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Gun shears line up for centenary show-down

Gun shears line up for centenary show-down

January 25, 2008: The biggest line-up of champion shearers to take to the stands will next week celebrate the centenary of the sport of shearing.

While the exact start of competition shearing in New Zealand is lost in the mists of time, one of the first clashes was in 1908 at the Paparoa Show on the Northern Kaipara Harbour, Northland.

Among those taking part in the centenary celebrations at Paparoa on February 2 are the members of the current New Zealand shearing team, the current holders of the world speed shearing titles, and New Zealand champions from the past five decades

New Zealand shearing team manager Neil Sidwell, who lives in nearby Ruawai, says that the contest is one of the most exciting ever held in shearing.

“We’ve never seen anything like this before – and we’re not likely to see it again,” he said.

“These are the big guys of New Zealand shearing, together in one place.”

The Paparoa Open event will see New Zealand shearing legend David Fagan, with 582 open titles to his name, and his New Zealand team-mate Paul Avery battle it out against world record-holders Rodney Sutton (721 ewes in nine hours) and Dion King (866 lambs in nine hours).

Former champions dusting off their hand-pieces to take part include:

* Brian Waterson (1963 Golden Shears champion) * Norm Blackwell (1974 and 1975 Golden Shears champion) * Ivan Rosandich (1981 Golden Shears winner) * The Bramley brothers – Alan (Golden Shears junior winner 1979) and Ken (Golden Shears junior winner 1974) * The Te Whata brothers – Samson (Golden Shears junior champion 1972 and senior champion 1974), Ken (Golden Shears intermediate champion 1976) and Mana (Golden Shears junior champion 1981) * Hugh McCarroll, (Golden Shears intermediate title 1967).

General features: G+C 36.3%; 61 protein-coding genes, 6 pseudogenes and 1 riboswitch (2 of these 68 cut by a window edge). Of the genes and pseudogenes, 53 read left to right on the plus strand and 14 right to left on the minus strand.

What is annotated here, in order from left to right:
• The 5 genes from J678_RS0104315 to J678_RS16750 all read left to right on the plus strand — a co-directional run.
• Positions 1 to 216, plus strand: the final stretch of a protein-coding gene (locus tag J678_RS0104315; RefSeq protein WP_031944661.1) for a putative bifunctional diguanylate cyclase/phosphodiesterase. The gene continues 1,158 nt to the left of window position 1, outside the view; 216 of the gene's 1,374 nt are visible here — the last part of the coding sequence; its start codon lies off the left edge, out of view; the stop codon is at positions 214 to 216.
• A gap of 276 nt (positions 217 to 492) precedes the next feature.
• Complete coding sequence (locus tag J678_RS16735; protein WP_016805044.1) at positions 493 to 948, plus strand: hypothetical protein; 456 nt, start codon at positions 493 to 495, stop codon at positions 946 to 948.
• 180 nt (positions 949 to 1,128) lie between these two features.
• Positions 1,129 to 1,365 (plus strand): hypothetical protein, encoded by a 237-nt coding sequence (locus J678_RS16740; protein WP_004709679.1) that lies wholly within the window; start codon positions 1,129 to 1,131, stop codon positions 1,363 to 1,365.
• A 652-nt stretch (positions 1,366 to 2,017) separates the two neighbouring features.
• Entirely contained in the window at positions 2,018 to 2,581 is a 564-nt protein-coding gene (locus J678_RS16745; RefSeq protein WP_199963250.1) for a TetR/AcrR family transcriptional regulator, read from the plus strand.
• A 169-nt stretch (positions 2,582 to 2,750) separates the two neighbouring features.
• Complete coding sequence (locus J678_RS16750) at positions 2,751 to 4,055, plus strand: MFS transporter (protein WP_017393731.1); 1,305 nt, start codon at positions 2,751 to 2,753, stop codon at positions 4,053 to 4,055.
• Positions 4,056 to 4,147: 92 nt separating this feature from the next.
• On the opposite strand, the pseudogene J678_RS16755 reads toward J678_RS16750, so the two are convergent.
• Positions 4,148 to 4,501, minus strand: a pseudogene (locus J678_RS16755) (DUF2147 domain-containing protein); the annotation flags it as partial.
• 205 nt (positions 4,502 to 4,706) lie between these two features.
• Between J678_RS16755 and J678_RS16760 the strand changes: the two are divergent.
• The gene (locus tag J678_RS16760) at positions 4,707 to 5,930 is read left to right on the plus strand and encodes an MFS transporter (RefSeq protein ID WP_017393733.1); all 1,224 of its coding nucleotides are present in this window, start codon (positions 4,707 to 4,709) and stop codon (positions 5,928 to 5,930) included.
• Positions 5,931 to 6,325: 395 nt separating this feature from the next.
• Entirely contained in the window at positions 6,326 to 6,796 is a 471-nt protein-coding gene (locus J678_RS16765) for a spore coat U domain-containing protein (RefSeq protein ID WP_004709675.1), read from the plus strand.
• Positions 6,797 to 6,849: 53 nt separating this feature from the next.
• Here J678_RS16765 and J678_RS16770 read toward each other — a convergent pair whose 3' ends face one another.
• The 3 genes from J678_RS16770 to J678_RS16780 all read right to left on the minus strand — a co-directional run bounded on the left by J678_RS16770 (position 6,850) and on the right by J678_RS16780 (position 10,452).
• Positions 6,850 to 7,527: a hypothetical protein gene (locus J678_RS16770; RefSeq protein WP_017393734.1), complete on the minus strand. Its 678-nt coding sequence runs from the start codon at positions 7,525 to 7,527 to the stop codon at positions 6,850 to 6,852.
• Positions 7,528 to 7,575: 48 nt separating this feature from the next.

Twenty-year-old local hero Rowland Smith of Ruawai (Golden Shears junior champion 2004, senior champion 2006 and open finalist 2007), will also compete, along with Tane Henderson of Kaiwaka (Golden Shears intermediate champion 2006) and his 16-year-old brother Toa.

Mr Sidwell said that the organisers of the 1908 clash probably had little idea that shearing would develop into a world-wide sport.

“Up until then it was just mate against mate in the shed.”

Other events at the 132nd North Kaipara A and P Association show include:

Highland and other cattle, rodeo, axe competitions, horse eventing, dog agility, bullock teams, carnival rides, sideshows, children’s competitions and races, a petting zoo, lawnmower racing, rock-wall climbing, ­­­­old-time vehicles, vegetable and flower growing competitions, baking, preserving, winemaking and handcrafts.

ENDS

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